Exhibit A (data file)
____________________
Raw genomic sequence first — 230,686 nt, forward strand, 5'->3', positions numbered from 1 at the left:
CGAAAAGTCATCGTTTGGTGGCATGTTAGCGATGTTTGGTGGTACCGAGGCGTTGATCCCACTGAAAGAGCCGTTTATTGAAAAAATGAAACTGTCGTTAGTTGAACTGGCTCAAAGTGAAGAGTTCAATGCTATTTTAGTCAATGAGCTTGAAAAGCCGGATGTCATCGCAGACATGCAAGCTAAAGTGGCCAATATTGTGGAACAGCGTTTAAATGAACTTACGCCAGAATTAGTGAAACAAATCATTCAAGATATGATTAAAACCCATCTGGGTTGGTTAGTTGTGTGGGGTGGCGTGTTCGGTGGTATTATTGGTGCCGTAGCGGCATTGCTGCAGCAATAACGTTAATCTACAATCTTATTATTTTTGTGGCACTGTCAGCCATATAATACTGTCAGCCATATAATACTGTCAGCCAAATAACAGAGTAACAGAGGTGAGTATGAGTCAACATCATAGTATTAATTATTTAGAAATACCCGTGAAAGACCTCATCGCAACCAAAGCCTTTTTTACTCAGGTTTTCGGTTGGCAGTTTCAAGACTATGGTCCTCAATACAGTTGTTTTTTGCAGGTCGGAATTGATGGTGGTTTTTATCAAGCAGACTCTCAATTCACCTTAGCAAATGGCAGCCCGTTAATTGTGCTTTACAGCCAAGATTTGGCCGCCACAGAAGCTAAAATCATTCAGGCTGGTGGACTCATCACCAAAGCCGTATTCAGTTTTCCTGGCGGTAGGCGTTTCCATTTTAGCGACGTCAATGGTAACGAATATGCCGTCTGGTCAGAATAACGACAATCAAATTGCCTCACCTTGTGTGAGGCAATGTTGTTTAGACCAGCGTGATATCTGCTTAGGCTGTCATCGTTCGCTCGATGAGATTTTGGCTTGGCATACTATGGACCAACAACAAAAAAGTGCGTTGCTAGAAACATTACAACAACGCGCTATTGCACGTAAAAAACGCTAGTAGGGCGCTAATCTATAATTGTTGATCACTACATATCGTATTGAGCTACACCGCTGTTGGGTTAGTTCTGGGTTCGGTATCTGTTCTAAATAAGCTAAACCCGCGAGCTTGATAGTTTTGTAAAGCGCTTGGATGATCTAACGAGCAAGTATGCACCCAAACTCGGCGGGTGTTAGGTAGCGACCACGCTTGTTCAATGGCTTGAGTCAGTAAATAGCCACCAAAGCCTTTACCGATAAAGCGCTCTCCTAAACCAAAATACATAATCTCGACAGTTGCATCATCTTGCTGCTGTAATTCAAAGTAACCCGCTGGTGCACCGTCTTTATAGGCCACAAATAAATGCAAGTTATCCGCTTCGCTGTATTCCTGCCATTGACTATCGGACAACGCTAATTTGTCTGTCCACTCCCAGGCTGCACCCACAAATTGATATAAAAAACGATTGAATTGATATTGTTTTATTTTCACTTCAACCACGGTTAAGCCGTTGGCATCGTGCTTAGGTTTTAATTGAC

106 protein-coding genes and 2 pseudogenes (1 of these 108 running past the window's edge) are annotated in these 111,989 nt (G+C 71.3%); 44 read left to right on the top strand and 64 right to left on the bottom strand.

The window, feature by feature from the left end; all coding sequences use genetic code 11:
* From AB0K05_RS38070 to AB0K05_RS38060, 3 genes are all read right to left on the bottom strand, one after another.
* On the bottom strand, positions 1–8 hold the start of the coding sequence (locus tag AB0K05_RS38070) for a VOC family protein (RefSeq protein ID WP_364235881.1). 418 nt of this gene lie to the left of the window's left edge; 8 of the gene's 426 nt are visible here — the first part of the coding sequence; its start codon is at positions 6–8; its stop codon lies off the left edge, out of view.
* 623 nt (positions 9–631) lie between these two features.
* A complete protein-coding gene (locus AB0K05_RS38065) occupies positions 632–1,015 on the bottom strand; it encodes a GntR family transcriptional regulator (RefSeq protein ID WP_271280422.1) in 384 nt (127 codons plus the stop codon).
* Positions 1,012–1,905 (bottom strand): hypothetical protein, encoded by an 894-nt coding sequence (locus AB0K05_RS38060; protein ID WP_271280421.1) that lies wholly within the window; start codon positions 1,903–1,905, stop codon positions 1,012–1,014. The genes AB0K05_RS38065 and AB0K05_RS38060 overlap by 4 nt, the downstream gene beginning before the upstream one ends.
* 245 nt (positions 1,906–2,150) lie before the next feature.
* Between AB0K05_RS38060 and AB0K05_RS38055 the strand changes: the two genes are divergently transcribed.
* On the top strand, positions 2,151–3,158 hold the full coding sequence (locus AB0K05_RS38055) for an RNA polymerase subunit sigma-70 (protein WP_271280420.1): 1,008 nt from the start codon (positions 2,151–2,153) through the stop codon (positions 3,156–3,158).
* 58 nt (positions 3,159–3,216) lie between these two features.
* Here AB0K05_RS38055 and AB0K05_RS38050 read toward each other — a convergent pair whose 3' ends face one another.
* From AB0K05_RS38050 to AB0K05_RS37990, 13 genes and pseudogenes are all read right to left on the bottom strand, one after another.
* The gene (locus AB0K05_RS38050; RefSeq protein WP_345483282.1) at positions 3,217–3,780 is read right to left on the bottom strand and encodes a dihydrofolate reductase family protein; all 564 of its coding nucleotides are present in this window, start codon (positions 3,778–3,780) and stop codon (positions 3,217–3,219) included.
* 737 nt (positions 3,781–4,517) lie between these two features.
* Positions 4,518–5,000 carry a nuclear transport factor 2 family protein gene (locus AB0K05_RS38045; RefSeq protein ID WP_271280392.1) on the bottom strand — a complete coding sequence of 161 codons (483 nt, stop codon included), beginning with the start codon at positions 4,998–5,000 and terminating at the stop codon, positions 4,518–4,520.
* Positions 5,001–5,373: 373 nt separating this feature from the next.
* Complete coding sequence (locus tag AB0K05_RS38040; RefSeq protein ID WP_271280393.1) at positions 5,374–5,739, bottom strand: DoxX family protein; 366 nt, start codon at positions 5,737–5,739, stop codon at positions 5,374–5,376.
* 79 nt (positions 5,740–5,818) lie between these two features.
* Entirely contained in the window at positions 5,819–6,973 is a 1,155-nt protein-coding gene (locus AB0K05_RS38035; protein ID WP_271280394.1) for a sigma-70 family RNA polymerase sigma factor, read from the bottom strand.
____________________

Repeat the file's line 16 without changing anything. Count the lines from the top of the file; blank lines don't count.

* The gene (locus AB0K05_RS38050; RefSeq protein WP_345483282.1) at positions 3,217–3,780 is read right to left on the bottom strand and encodes a dihydrofolate reductase family protein; all 564 of its coding nucleotides are present in this window, start codon (positions 3,778–3,780) and stop codon (positions 3,217–3,219) included.